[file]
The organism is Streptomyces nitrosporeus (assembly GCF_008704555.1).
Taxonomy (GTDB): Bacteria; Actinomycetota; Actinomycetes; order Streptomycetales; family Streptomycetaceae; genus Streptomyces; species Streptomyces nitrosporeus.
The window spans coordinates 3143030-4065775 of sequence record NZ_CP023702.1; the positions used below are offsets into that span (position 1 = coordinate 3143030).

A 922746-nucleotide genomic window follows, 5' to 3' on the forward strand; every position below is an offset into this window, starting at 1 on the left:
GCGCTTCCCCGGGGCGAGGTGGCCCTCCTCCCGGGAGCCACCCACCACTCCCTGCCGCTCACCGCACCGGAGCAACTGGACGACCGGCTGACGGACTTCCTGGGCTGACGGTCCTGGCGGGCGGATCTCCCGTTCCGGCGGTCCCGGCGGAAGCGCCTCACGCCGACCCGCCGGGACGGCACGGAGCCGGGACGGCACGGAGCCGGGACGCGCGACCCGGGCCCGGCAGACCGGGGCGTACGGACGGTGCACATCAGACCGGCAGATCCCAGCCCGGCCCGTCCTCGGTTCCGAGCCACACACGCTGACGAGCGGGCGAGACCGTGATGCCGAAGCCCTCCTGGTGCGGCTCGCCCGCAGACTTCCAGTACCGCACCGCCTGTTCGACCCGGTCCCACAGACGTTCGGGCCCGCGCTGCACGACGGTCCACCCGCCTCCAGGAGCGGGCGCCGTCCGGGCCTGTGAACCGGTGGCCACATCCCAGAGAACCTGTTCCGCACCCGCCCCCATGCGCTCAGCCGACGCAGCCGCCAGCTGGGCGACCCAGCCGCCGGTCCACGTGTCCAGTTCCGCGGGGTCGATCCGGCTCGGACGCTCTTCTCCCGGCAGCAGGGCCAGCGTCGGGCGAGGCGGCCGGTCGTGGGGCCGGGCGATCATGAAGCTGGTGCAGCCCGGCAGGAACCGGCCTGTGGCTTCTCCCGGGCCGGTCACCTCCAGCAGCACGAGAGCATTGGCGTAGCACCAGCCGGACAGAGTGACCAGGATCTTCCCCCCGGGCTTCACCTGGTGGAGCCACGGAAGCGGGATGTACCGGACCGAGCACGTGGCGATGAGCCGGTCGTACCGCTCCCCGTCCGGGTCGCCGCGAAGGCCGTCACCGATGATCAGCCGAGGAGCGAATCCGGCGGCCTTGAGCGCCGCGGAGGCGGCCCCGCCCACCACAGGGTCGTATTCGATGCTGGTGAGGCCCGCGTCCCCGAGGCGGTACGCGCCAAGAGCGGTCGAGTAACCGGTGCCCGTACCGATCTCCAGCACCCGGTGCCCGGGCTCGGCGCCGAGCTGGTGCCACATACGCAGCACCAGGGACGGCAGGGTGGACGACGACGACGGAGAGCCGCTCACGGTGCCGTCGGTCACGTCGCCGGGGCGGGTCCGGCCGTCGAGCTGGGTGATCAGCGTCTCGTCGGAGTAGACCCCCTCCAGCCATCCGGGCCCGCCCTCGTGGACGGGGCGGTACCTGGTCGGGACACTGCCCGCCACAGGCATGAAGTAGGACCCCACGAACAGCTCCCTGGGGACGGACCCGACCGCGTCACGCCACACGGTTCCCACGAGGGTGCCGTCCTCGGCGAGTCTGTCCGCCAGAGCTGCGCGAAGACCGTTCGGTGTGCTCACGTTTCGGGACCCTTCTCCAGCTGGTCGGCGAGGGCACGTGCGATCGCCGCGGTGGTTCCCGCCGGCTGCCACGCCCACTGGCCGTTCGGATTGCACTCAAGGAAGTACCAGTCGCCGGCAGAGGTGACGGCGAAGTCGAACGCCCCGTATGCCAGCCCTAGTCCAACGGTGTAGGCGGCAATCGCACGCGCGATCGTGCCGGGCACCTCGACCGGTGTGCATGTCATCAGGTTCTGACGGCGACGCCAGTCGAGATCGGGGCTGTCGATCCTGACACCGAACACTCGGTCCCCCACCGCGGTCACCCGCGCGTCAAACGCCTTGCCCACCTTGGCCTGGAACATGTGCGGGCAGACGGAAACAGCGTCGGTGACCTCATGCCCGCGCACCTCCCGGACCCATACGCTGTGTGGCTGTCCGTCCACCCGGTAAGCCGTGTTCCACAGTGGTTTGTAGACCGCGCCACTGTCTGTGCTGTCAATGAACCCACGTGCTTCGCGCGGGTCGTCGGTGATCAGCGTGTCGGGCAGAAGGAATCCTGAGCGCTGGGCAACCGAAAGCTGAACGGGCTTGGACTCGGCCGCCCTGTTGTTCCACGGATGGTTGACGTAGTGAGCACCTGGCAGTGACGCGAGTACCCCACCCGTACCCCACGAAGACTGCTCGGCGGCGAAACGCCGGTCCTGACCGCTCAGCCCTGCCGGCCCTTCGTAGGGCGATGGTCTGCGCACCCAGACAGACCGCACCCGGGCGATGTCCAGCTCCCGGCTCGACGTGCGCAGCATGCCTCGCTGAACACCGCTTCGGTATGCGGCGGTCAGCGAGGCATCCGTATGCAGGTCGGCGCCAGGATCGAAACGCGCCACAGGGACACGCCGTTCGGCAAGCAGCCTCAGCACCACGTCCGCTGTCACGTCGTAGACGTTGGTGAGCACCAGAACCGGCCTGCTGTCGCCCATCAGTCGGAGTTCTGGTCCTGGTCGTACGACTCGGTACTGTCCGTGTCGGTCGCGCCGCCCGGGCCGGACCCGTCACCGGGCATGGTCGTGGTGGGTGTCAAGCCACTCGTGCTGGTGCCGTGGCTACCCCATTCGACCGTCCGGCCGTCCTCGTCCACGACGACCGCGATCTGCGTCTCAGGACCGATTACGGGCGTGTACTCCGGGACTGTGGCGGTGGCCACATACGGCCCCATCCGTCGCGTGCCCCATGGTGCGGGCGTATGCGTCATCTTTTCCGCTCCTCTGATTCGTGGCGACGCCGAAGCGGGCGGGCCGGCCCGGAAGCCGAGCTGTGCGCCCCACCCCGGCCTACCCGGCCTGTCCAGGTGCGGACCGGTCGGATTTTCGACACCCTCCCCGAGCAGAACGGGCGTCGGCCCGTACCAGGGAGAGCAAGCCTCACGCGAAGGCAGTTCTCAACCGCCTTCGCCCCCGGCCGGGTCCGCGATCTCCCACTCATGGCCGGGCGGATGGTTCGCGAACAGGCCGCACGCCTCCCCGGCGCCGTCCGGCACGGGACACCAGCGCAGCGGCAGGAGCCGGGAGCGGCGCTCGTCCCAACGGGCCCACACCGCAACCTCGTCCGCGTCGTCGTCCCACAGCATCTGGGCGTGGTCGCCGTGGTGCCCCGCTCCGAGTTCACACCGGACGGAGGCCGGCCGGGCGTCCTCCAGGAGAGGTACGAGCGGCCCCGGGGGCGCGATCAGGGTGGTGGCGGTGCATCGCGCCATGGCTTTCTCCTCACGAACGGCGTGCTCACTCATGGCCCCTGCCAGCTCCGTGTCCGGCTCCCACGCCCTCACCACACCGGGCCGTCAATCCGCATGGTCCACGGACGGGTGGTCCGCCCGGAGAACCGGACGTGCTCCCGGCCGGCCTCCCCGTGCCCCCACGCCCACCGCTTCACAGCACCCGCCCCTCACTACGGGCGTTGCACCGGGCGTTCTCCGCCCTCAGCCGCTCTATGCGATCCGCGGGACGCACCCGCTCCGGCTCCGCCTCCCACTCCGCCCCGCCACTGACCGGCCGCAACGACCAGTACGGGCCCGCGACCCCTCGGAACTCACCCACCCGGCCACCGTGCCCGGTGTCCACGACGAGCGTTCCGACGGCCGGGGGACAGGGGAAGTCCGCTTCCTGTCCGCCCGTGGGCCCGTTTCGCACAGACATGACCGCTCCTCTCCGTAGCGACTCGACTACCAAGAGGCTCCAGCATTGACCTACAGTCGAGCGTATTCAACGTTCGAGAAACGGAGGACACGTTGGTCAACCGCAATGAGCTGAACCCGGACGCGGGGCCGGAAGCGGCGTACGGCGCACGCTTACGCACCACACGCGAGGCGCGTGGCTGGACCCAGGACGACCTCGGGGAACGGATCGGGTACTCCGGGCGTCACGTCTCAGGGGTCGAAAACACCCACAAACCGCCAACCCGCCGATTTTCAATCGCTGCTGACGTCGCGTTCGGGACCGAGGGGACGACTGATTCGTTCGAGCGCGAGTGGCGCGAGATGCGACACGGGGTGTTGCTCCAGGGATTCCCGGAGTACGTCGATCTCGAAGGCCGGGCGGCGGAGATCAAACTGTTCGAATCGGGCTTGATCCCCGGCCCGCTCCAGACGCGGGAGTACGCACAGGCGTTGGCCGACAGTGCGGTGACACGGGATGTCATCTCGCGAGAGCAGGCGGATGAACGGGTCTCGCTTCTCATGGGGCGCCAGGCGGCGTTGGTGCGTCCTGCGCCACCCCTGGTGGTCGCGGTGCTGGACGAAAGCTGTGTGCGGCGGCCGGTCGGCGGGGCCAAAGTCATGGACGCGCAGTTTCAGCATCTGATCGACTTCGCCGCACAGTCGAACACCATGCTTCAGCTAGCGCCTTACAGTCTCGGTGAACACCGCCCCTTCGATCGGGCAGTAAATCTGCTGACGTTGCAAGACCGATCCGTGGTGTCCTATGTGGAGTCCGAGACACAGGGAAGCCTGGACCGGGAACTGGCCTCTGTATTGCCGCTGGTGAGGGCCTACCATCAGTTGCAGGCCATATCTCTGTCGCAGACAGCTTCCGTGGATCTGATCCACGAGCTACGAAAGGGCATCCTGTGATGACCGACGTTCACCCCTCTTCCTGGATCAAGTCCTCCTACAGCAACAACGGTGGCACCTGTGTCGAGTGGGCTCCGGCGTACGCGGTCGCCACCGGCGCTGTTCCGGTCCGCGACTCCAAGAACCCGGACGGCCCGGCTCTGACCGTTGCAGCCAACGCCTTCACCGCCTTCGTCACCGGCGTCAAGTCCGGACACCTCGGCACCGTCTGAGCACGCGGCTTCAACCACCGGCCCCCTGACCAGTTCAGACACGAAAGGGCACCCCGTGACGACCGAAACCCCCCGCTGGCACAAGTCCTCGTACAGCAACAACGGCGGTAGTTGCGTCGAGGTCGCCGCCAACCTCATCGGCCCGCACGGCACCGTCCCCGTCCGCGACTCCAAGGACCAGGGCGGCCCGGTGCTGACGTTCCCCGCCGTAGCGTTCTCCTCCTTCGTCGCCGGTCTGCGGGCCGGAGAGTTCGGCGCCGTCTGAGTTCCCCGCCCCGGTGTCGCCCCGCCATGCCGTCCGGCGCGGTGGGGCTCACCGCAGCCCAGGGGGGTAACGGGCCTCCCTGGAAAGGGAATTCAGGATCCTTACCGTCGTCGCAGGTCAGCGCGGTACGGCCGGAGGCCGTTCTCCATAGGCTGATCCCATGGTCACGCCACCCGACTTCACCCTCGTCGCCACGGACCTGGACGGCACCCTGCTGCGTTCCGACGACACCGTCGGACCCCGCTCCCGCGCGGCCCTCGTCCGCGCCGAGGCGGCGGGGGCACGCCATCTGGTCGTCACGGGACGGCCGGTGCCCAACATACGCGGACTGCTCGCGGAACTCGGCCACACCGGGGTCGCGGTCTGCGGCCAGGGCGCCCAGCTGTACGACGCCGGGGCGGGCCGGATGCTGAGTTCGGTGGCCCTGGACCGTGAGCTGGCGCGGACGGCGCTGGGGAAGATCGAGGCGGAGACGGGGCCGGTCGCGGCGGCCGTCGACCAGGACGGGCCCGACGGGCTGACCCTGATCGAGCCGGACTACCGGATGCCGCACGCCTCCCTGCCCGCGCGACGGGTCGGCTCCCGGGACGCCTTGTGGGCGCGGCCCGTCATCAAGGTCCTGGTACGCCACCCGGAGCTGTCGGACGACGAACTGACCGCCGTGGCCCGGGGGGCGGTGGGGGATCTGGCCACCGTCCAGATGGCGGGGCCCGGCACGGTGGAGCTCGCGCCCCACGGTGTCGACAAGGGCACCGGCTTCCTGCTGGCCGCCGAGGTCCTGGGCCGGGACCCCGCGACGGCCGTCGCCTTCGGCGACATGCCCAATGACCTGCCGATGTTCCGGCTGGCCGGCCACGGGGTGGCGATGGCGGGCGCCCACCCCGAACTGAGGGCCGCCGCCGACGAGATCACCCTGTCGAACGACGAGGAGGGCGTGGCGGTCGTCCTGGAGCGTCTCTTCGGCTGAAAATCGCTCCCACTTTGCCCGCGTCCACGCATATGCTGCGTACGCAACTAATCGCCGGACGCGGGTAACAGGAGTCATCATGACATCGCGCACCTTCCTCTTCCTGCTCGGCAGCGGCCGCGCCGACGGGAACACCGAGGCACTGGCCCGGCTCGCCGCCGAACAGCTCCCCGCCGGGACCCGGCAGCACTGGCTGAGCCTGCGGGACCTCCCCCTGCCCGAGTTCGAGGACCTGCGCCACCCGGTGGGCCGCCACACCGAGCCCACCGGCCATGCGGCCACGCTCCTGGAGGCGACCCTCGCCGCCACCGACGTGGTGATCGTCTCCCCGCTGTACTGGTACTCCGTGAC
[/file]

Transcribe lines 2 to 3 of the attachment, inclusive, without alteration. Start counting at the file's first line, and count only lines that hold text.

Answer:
Taxonomy (GTDB): Bacteria; Actinomycetota; Actinomycetes; order Streptomycetales; family Streptomycetaceae; genus Streptomyces; species Streptomyces nitrosporeus.
The window spans coordinates 3143030-4065775 of sequence record NZ_CP023702.1; the positions used below are offsets into that span (position 1 = coordinate 3143030).